Actually, Let’s Write About The Pandemic

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I’ve been dreading that we’ll see an onslaught of “Pandemic tales” in the realm of books. Fictions with familiar plagues, quick books offering useless advice, and so on. I’m obviously and worried we’d see too many people jumping on the plague train.

I’d now like to take that back.

First, I want to take that back in that my assumptions were very negative. There are doubtlessly many people who will write about the Pandemic for good reasons. I focused too much on the negative reasons people might write on it, which was out of line.

My second reason is that I’ve come to realize that we need to look at the Pandemic in fiction, advice books, and memoirs. We need this so we can process the experience.

The Pandemic is overwhelming. Even those of us thinking we’re handling it are not functioning at 100%. Even after the Pandemic, we’ll need to understand our experience and that of others. The written word is a way to do that.

Fiction lets us understand experiences from a safe distance and even a different perspective.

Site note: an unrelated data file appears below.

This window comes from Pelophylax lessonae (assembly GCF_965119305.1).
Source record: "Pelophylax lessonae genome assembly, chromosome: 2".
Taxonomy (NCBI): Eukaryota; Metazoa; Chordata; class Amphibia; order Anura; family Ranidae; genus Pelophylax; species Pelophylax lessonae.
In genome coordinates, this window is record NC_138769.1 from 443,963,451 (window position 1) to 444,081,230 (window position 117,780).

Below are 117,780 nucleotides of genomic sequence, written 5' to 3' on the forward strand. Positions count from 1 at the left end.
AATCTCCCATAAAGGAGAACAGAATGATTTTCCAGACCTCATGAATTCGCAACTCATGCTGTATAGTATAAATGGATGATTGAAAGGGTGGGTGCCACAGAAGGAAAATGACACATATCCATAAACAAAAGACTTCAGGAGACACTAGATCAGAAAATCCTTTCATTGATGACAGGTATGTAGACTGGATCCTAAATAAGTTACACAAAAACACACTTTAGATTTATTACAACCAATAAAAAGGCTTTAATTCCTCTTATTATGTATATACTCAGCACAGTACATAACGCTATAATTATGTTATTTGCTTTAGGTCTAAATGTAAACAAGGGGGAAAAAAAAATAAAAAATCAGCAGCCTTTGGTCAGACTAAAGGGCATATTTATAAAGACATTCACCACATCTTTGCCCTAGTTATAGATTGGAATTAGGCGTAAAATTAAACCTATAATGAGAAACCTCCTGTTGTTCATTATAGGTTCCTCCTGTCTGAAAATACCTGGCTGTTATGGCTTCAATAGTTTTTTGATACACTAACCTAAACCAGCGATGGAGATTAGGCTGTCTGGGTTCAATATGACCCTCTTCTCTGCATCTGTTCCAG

Nonfiction lets us analyze and evaluate data and analysis.

Memoirs let us step into the place of another and see their experience.

Each written work is a gateway into another way to see what we went through.

Writing is a way for us to handle, understand, and share what we’ve gone through. Sure there will be bad work, exploitative work, and so on – but isn’t that happening anyway? I shouldn’t judge the Pandemic by the standards of what goes on anyway.

However, there’s a second reason I realized we should be fine with “Pandemic writing.” Some of us who write may need to write it. We want to get out our feelings, or our inspirations, or record our experiences. We as writers may need to write these books that will come.

Our muse is going to drive us to write these books, so why not? Hell, I’m even considering one at this point (from my unique approach, of course).

So, I take back anything I said about “oh, gods, not an onslaught of Pandemic books.” Writing is how we deal with, learn, understand, and experience things. The Pandemic is appropriate material.

(Besides, we can criticize lousy or opportunistic work no matter how it came to be.)

Steven Savage